And I ran into a troubling bug last night that caused a few of the jersey’s to be nudged down to a new line, leaving blank spots. I could tell that some of the grid items where taller than others. None of my CSS tricks worked. It was not until using the element inspector this morning I saw that a few of them were getting extra margin at the top. It was my own fault for using “media” as a class name to represent one group of courses, where the CSS has a style for that class that was adding the unwanted margin.

Blah blah. Fast forward. Tom Woodward was able to iframe in the while thing to the WordPress site, and it works (I hope) like a champ:

univ courses

I took a bit of a guess work at coming up with the groupings for the course, based on a review of their description. This might change. I suggested not doing it by discipline (which is how the university usually sees it self organized) but trying to think about the ways students may look at them. We will likely tweak them. It’s an easy edit, just adding class names to a list item (that’s CODE talk).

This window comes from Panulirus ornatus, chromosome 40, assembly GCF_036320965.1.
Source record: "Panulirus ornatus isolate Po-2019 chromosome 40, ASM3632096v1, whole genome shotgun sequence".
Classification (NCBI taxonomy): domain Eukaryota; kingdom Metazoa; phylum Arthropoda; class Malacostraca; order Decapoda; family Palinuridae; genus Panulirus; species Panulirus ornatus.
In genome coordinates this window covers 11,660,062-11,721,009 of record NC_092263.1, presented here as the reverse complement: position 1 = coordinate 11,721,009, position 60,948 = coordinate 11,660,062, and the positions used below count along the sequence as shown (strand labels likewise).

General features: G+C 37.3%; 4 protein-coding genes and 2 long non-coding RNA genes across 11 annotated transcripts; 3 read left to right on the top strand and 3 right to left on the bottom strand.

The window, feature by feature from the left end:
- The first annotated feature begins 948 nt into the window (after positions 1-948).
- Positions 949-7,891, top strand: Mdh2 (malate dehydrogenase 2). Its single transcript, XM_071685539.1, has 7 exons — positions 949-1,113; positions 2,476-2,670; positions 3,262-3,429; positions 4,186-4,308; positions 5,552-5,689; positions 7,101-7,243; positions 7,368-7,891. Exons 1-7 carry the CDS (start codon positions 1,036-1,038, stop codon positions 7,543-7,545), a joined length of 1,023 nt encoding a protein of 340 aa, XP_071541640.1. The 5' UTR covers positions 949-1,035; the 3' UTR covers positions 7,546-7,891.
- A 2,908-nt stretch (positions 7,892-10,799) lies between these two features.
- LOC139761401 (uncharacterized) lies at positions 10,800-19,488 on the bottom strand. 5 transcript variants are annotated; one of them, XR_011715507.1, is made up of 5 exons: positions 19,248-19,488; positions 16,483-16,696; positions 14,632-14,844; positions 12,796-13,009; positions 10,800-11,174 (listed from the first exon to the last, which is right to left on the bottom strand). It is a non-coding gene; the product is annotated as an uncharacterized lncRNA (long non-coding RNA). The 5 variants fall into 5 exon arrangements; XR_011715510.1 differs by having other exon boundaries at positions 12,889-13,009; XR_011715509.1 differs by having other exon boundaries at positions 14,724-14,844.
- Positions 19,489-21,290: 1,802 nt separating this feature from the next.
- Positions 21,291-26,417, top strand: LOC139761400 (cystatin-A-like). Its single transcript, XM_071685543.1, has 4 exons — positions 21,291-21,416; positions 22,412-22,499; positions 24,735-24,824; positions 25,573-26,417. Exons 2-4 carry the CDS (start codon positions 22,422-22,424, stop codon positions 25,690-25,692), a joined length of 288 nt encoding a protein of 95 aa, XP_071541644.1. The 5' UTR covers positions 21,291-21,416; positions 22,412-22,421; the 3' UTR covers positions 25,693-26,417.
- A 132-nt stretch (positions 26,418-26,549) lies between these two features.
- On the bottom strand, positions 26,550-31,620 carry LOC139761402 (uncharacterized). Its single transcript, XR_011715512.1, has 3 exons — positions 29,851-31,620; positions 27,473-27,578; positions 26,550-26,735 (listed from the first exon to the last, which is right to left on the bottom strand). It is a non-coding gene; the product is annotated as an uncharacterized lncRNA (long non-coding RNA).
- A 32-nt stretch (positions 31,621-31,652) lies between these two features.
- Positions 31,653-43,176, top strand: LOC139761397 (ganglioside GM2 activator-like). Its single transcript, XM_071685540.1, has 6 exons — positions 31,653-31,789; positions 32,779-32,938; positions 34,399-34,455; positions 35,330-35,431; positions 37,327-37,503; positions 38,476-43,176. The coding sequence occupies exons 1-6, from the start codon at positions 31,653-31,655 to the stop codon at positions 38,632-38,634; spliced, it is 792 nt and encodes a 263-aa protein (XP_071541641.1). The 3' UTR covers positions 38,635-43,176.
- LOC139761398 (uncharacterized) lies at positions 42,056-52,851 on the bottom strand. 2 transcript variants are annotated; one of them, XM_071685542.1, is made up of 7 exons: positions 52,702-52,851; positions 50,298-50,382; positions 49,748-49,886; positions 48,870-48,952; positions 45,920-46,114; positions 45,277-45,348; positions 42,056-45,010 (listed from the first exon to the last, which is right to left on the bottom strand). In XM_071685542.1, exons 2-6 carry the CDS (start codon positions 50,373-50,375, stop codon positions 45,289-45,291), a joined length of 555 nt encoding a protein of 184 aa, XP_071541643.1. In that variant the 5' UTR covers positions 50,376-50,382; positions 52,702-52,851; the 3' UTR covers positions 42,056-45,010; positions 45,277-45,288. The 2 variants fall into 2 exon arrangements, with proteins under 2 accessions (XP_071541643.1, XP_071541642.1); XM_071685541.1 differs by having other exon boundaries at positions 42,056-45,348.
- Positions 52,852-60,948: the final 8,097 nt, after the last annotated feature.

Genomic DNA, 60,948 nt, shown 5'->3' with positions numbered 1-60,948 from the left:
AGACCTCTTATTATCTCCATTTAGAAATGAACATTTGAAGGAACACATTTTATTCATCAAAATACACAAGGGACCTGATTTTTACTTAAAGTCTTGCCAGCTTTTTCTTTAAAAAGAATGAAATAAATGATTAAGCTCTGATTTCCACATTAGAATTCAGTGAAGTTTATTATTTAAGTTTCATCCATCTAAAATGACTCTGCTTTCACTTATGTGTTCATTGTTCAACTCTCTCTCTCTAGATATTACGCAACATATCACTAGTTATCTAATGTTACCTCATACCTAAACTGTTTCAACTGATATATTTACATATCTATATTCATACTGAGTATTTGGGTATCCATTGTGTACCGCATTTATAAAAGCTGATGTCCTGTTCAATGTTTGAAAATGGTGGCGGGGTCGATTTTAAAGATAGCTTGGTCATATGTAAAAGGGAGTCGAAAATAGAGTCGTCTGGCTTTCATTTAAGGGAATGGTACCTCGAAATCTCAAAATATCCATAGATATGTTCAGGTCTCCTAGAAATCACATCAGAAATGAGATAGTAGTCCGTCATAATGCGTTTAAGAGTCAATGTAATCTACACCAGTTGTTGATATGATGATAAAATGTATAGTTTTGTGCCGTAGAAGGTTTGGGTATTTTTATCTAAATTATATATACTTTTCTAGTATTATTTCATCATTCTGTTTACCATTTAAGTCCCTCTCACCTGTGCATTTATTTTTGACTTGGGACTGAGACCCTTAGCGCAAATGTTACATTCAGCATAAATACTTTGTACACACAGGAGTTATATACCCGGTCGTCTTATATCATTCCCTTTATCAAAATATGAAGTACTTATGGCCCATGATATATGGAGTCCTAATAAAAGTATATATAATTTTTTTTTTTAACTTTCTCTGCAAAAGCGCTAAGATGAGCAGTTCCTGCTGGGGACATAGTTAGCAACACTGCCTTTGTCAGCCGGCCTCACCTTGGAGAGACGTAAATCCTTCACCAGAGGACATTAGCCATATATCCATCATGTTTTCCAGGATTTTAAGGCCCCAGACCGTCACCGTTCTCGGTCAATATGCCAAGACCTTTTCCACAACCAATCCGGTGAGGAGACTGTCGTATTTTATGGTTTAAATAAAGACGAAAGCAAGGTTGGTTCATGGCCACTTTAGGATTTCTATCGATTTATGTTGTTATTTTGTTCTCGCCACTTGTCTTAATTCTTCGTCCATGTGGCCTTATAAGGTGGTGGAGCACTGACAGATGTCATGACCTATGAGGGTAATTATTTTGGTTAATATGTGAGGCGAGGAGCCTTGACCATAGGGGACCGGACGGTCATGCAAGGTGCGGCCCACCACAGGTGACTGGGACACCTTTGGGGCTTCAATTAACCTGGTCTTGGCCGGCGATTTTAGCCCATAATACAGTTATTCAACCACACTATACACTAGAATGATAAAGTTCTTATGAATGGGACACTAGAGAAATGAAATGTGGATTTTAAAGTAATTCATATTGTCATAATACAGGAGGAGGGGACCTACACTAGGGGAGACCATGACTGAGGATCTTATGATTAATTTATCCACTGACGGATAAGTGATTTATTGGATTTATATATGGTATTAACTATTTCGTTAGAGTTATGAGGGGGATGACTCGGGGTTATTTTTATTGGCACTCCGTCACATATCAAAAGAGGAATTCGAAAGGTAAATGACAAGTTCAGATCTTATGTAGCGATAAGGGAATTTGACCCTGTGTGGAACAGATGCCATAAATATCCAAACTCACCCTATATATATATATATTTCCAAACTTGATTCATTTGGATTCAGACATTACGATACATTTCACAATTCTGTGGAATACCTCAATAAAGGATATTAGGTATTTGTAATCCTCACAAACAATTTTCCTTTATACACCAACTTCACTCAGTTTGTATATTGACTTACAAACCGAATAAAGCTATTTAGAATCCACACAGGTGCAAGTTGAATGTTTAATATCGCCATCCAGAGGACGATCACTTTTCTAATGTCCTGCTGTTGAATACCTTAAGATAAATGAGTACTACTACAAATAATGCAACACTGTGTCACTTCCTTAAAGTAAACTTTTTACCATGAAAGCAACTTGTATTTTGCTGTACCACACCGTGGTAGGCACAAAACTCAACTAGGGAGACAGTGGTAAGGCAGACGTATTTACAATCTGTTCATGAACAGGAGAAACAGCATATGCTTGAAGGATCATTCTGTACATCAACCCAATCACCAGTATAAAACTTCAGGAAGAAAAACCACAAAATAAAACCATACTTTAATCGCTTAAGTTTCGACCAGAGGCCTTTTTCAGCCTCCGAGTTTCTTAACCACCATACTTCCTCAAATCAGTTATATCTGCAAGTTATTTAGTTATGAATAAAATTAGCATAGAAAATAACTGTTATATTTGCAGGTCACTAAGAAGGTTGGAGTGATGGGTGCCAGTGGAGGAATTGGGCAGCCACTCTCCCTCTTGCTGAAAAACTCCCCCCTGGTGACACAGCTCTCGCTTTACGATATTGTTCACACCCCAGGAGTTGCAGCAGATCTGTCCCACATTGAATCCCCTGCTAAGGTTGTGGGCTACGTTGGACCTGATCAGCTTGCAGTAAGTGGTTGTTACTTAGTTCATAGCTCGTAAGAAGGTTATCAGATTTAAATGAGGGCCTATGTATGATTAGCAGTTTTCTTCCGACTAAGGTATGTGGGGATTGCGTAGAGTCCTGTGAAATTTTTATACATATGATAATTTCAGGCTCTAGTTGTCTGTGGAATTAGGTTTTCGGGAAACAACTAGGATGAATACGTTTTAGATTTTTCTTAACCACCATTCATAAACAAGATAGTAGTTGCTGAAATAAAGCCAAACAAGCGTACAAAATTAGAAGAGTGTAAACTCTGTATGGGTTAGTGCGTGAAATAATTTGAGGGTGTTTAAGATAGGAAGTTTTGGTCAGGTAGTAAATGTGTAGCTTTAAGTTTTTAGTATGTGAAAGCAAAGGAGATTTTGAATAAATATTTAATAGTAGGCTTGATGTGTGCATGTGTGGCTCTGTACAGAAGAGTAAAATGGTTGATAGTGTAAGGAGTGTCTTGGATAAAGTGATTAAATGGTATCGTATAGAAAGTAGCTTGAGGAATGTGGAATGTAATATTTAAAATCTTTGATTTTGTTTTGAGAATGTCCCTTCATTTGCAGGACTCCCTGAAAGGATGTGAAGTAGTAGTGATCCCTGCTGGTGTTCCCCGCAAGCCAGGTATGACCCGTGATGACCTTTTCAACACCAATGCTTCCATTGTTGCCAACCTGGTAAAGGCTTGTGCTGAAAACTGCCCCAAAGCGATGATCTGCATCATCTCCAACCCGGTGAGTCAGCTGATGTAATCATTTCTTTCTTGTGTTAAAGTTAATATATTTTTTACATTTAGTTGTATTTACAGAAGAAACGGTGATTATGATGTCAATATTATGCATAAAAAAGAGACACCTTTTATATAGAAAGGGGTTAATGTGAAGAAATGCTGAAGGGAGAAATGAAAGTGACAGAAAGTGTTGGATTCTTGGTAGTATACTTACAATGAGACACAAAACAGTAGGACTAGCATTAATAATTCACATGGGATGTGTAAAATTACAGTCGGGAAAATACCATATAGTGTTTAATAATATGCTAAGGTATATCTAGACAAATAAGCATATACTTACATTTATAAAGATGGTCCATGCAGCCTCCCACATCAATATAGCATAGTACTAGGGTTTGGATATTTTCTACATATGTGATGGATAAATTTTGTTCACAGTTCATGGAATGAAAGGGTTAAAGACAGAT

I just dig this project and the metaphors it provides, and most of all, getting to work with the best race team one could ask for.

Stay tuned to and #vcubrb on twitter, there will be all kinds of opportunities to be part of the open experience.

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An early 90s builder of the web and blogging Alan Levine barks at on web storytelling (#ds106 #4life), photography, bending WordPress, and serendipity in the infinite internet river. He thinks it's weird to write about himself in the third person.


  1. Okay, this is so great! I love the academic content, I like your concept, I really like the engagement by faculty and community. And then, the tech wizardry of CogDog. I will definitely follow. I think the project will draw students.

    Congrats all around.